3) Are Rolf Vector Comps good for your needs?

    These are decent competition level wheels designed for speed and strength. While designed for 23-25mm tires, you should be able to go up to 32mm without much of a problem. Whether they are your best choice at that price point is a different matter. I find that for non-racing needs, a set of 32-36 spoke with 3 cross lacing is about as good as it gets for comfort and strength. A set of machine made wheels with hand-tensioning is about $250. Complete hand-builds (the best kind) are about $350.

    Best of luck and as a former runner, welcome to cycling!

  6. #6
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    You might want to look into getting a touring bike, which would also fit your needs quite well.

  7. #7
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    Thanks everyone. I will probably stick with the cyclocross mainly because it seems more flexible. The reason I began considering road bikes was that the choices and availability were much greater (especially when searching for a used one). Bitterken mentioned that the newer road bikes, which is what I'm looking at, won't have clearance for tires larger than 25mm. That seems about right when you look at the brakes. I'd also like the ability to hop on/off a curb, or ride down a few stairs without worrying so much about messing up my wheelset.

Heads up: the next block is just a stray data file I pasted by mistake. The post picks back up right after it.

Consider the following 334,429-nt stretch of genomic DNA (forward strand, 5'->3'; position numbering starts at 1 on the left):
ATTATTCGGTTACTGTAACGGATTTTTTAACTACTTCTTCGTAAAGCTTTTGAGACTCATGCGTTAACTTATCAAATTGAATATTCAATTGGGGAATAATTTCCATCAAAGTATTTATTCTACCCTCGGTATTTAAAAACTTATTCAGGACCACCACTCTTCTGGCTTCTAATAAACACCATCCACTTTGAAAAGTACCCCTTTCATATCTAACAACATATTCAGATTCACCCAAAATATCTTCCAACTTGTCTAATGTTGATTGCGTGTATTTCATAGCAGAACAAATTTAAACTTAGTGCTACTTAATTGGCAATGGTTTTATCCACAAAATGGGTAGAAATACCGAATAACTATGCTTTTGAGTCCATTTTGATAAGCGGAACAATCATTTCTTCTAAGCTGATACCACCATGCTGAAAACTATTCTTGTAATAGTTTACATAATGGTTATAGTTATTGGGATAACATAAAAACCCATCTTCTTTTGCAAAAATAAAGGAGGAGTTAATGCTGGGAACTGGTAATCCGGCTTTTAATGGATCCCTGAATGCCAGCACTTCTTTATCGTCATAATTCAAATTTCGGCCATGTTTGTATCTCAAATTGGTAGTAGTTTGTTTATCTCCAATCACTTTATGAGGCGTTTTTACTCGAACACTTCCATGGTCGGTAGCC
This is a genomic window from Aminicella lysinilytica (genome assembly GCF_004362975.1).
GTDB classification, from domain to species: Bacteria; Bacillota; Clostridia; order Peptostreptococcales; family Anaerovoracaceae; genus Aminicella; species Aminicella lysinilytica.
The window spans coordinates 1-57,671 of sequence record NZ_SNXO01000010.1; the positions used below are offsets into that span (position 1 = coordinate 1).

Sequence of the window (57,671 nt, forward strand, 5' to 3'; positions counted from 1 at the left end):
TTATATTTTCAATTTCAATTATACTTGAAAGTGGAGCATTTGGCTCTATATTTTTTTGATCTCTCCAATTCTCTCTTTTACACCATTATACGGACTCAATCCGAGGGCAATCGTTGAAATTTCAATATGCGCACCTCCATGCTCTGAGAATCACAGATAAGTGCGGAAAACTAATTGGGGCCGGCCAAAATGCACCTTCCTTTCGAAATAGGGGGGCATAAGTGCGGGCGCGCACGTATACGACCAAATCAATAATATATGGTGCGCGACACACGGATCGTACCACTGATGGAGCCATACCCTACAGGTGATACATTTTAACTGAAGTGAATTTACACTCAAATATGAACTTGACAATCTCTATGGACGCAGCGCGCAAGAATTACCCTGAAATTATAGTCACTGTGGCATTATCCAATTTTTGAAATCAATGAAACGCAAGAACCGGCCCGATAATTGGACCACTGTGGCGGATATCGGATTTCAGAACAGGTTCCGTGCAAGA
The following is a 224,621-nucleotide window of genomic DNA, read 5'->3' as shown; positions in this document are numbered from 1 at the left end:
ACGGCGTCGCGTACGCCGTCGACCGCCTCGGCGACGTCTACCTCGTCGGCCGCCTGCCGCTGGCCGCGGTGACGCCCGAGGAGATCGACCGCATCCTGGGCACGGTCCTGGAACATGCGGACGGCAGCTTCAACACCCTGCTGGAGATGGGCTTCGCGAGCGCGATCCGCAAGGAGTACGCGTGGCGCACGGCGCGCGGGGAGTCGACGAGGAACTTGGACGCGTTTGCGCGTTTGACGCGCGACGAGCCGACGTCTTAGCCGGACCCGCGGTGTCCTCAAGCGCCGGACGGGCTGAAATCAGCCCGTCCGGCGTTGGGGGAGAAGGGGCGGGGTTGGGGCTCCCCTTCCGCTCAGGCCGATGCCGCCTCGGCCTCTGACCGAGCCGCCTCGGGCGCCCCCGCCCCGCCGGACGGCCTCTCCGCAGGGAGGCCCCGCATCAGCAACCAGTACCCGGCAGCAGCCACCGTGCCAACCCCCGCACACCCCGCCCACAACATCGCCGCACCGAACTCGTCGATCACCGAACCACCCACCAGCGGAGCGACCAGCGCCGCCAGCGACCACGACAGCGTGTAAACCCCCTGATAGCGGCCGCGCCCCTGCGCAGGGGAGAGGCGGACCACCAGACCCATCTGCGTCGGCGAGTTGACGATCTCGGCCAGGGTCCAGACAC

I'm pretty comfortable on a true road bike, so I don't expect to have much trouble with the cyclocross geometry. I'm looking mostly at the Lemond Poprad and Felt F1X, but leaning towards the Poprad because of the steel frame. I know everybody likes the Cross-Check, but I just can't stand the look of it (shallow, I know)...

  8. #8
    Portland, OR i_r_beej's Avatar
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    The question is not if cyclocross is right for you, but are YOU right for cyclocross?

    Therein you shall find your answer.



    P.S. I have an '06 Poprad (with cantis-- I'm glad to see they realized their error for '07 and brought the cantis back for the '08 model). I really like it. Yes-- steel is good-- make sure you treat the inside with framesaver!

    Surly makes awesome stuff that is well thought out.
    Despite the fact that I constantly recommend Kool-Stop brake pads-- no, I don't work for Kool-Stop. (Although their factory is just a few blocks from my house!)

    I ride drop bars off-road. (The excellent On-One "Midge.")

  9. #9
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    Quote Originally Posted by tumbler View Post
    I'm looking mostly at the Lemond Poprad and Felt F1X, but leaning towards the Poprad because of the steel frame. I know everybody likes the Cross-Check, but I just can't stand the look of it (shallow, I know)...
    I don't think it's shallow at all, it's being honest. (I love the rough 'n' ready aspect of the cross-check, but to each his own.)

    I think disc brakes on the Poprad is a great, forward-thinking idea, and I have read and heard good things about the Avid BB7.